Healthy Mothers and Healthy Babies: Improving Birth Outcomes through Screening and Treatment of Gestational Diabetes Mellitus in Nicaragua

Presenter: Guadalupe Canales Reñazco, Population Services International

Background: Adult prevalence of diabetes in Nicaragua is 12.4%, the second highest in South and Central America. The presence of gestational diabetes mellitus (GDM) incurs increased risk of complications during labor, poor birth outcomes, and later onset of diabetes in mothers and their children. Currently, screening and detection of GDM in Nicaragua is uncommon despite government guidelines on management of GDM. With the support of Novo Nordisk and the World Diabetes Foundation, the Pan American Social Marketing Organization (PASMO), a network member of Population Services International (PSI), is piloting an approach to build health worker capacity to manage GDM in antenatal care in four hospitals in Managua that primarily serve low income women.

Methodology: Women who present with known GDM risk factors (e.g., overweight, family history of diabetes) are screened at 24 weeks gestation with an oral glucose tolerance test. If positive, they are paired with a PASMO nutritionist who works with the primary provider to help them monitor their diets and identify pregnancy-safe exercises, reinforced using a food diary and motivational SMS messages. At every step, the active participation and decision making power of the women is emphasized.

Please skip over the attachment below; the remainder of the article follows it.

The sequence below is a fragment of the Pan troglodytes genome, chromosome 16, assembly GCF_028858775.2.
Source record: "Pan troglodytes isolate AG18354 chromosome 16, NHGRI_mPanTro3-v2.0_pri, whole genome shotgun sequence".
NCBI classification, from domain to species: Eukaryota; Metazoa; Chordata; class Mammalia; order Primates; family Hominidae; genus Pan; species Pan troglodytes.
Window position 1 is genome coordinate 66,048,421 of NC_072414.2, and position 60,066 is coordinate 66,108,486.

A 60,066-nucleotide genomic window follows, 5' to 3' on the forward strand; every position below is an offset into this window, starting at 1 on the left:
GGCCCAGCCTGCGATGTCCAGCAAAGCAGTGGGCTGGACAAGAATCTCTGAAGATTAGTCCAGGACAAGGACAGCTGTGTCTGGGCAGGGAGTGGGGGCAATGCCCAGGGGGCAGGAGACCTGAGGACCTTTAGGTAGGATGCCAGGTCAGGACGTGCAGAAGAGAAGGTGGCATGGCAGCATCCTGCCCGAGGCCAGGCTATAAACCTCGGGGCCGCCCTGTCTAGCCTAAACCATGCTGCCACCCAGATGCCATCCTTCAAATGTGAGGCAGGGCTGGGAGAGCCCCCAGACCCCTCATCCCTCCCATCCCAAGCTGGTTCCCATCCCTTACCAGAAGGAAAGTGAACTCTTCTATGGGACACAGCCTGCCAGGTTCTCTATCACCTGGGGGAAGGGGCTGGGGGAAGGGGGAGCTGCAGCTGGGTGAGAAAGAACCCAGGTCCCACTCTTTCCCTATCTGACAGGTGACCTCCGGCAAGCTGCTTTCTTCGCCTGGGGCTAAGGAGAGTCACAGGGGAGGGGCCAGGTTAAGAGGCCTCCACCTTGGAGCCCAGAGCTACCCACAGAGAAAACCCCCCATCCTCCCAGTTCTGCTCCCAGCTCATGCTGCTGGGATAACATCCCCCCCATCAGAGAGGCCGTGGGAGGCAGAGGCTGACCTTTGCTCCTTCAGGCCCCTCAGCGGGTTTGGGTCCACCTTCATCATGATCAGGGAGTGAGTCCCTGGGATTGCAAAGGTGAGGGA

Results: To date, 264 providers have been trained within the program. A total of 2,234 women have been screened and 398 have been diagnosed with GDM. Of the babies born to women with GDM, 4% have been born above average weight, compared with an estimated 42% risk of macrosomia for women with GDM who receive no treatment. Participating hospitals have begun hiring their own nutritionists to continue strengthening the program.

Conclusions: Building provider capacity to accurately screen, diagnose and manage GDM is a step towards improving antenatal care in Nicaragua. Successful integration of lifestyle interventions using the expertise of nutritionists along with primary care providers is a promising model of care.